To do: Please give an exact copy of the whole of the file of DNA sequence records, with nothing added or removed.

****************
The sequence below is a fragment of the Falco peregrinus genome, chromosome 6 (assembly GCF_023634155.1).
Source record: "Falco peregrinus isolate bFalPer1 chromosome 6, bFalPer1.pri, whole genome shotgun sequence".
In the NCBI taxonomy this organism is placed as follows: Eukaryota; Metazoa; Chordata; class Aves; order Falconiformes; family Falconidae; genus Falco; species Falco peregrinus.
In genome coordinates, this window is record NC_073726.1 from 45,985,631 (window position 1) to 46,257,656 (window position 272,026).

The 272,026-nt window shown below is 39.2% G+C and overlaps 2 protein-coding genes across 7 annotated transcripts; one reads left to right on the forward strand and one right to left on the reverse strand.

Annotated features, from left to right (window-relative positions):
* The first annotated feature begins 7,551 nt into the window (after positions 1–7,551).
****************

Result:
The sequence below is a fragment of the Falco peregrinus genome, chromosome 6 (assembly GCF_023634155.1).
Source record: "Falco peregrinus isolate bFalPer1 chromosome 6, bFalPer1.pri, whole genome shotgun sequence".
In the NCBI taxonomy this organism is placed as follows: Eukaryota; Metazoa; Chordata; class Aves; order Falconiformes; family Falconidae; genus Falco; species Falco peregrinus.
In genome coordinates, this window is record NC_073726.1 from 45,985,631 (window position 1) to 46,257,656 (window position 272,026).

The 272,026-nt window shown below is 39.2% G+C and overlaps 2 protein-coding genes across 7 annotated transcripts; one reads left to right on the forward strand and one right to left on the reverse strand.

Annotated features, from left to right (window-relative positions):
* The first annotated feature begins 7,551 nt into the window (after positions 1–7,551).